Two recent articles that have me thinking:
In experiments first reported in 1998, Baumeister and his collaborators discovered that the will, like a muscle, can be fatigued. Immediately after students engage in a task that requires them to control their impulses — resisting cookies while hungry… — they show lapses in a subsequent task that also requires an exercise of willpower, like solving difficult puzzles… Baumeister tagged the effect “ego depletion,” using Freud’s sense of “ego” as the mental entity that controls the passions.
Baumeister then pushed the muscle metaphor even further by showing that a depleted ego can be invigorated by a sugary pick-me-up (though not an indistinguishable beverage containing diet sweetener). And he showed that self-control, though almost certainly heritable in part, can be toned up by exercising it.
Decision fatigue helps explain why ordinarily sensible people get angry at colleagues and families, splurge on clothes, buy junk food at the supermarket and can’t resist the dealer’s offer to rustproof their new car. No matter how rational and high-minded you try to be, you can’t make decision after decision without paying a biological price.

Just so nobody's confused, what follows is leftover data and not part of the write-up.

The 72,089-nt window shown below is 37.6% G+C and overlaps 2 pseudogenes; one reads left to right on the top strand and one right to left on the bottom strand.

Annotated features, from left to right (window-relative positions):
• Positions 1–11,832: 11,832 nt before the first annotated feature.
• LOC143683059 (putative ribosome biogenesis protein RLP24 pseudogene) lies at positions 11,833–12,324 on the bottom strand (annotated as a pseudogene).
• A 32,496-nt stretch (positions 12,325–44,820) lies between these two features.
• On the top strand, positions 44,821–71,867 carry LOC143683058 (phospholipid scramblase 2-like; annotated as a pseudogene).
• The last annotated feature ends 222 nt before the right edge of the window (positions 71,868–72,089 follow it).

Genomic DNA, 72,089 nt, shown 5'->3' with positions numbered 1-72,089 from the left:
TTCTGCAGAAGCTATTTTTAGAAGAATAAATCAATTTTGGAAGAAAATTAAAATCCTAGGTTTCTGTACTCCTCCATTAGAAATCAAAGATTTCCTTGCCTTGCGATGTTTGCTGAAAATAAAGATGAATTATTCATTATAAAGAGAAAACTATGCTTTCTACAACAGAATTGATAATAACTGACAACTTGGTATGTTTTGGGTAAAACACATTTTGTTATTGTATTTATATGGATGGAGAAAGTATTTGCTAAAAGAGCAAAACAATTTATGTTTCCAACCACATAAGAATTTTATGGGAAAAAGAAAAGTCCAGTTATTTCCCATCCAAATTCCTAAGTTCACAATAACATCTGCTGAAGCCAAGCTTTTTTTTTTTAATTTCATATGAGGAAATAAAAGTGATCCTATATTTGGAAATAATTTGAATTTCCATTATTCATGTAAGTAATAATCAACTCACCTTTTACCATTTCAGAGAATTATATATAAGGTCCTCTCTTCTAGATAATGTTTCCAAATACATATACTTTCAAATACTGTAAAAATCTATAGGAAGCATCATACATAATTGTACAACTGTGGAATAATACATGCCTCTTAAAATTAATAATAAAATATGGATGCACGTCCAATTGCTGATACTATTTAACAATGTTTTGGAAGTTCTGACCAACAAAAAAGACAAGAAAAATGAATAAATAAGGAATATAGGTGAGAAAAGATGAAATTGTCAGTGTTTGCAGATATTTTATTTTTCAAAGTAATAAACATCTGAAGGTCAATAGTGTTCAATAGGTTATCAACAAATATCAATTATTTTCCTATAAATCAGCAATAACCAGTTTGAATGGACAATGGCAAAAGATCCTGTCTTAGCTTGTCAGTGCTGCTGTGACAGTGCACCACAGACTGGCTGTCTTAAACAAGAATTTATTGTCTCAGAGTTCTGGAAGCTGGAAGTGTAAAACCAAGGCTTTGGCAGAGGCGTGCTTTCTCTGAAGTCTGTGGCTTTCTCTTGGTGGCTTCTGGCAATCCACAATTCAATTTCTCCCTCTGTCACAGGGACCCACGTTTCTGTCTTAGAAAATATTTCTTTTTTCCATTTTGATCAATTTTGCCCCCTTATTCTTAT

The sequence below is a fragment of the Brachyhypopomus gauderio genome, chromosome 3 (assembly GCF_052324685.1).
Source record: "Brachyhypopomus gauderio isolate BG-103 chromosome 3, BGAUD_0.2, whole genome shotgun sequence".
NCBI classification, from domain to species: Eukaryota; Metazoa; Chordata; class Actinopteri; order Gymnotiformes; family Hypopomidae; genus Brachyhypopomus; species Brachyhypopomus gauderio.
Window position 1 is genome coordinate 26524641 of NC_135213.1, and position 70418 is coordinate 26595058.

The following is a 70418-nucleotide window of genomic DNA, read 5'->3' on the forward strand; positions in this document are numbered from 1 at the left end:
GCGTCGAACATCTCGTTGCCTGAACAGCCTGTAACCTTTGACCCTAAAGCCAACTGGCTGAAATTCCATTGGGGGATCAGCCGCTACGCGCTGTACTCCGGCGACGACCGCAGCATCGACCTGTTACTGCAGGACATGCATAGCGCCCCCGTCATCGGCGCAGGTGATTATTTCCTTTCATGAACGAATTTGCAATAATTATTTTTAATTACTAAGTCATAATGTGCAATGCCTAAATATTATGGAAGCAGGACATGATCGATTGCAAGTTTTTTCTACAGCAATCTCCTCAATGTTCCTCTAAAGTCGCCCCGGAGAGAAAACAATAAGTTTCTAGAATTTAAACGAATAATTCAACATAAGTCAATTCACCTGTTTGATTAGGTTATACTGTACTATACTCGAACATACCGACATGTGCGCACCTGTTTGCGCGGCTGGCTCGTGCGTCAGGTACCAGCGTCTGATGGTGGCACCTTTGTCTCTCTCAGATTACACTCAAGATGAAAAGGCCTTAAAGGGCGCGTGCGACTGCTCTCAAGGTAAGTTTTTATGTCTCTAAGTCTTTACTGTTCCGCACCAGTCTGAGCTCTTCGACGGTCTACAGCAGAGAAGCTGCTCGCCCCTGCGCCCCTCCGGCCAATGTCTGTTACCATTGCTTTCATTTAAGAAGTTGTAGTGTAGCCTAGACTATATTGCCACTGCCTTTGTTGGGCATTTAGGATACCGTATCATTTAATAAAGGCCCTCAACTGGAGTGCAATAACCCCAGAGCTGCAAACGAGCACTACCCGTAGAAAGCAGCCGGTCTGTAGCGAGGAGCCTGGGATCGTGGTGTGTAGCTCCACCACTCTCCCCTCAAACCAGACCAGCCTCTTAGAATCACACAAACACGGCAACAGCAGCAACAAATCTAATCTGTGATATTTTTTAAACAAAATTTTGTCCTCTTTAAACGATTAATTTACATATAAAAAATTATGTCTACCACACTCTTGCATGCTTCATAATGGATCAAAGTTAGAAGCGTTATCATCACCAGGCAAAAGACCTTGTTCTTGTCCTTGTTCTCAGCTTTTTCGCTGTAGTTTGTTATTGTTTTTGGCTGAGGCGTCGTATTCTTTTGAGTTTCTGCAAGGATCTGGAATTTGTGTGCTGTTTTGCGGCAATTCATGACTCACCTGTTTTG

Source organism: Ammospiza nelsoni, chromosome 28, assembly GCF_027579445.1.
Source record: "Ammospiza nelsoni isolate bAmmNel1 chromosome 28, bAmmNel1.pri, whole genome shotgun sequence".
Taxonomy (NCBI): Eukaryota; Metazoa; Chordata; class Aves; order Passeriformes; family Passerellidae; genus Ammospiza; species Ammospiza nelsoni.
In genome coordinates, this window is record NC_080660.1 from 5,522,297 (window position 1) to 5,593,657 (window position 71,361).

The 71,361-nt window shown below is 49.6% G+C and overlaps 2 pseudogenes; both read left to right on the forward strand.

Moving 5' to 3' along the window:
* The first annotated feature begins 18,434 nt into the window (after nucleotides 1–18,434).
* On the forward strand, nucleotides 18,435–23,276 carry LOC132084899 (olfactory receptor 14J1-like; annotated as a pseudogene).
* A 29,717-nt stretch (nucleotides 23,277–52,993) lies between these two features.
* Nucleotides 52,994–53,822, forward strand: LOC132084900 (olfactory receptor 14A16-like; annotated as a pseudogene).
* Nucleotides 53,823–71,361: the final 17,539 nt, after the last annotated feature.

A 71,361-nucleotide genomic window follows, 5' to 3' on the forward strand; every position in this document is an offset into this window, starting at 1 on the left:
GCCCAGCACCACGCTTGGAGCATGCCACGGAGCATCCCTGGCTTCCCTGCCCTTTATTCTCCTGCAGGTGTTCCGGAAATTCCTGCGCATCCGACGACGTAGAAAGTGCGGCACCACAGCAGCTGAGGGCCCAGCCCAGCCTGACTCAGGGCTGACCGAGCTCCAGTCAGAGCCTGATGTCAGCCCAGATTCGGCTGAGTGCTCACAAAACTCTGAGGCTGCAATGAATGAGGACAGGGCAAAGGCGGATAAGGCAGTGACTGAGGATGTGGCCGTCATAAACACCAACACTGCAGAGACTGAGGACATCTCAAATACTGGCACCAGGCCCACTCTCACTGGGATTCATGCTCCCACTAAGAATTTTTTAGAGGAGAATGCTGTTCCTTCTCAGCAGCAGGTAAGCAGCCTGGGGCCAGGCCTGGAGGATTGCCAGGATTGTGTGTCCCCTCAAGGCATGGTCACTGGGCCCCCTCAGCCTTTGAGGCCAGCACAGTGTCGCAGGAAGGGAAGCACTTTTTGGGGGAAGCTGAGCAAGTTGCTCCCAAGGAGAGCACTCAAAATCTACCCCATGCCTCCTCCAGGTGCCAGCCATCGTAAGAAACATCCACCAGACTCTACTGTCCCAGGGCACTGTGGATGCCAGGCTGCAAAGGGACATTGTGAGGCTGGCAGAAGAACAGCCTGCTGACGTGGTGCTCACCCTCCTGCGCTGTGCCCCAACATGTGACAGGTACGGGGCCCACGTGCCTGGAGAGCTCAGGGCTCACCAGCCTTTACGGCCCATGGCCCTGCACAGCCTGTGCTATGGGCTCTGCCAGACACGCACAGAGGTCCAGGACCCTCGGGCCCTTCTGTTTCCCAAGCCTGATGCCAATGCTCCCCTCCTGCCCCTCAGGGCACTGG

Edited to add this article, “The Willpower Circuit“, from Wired:
Mischel has also helped redefine willpower. While we typically think of willpower as a matter of gritting our teeth and outlasting the temptation – staring down the marshmallow, so to speak – Mischel realized that this assumption was backwards. Instead, the ability of delay gratification depended on the “strategic allocation of attention,” a fancy way of saying that some kids know how to distract themselves. Instead of obsessing over the marshmallow – the “hot stimulus” – these patient children covered their eyes or looked away. Their desire wasn’t defeated – it was merely forgotten. “Kids who can delay gratification have a much more realistic understanding of willpower,” Mischel told me. “They know that willpower is very limited. If you’re thinking about the marshmallow and how delicious it is, then you’re going to eat it. The key is to avoid thinking about it in the first place.” There is, of course, something unsettling about this new model of willpower, since it assumes the utter weakness of the will. Resistance is only possible when we’re not actively trying to resist. (emphasis mine)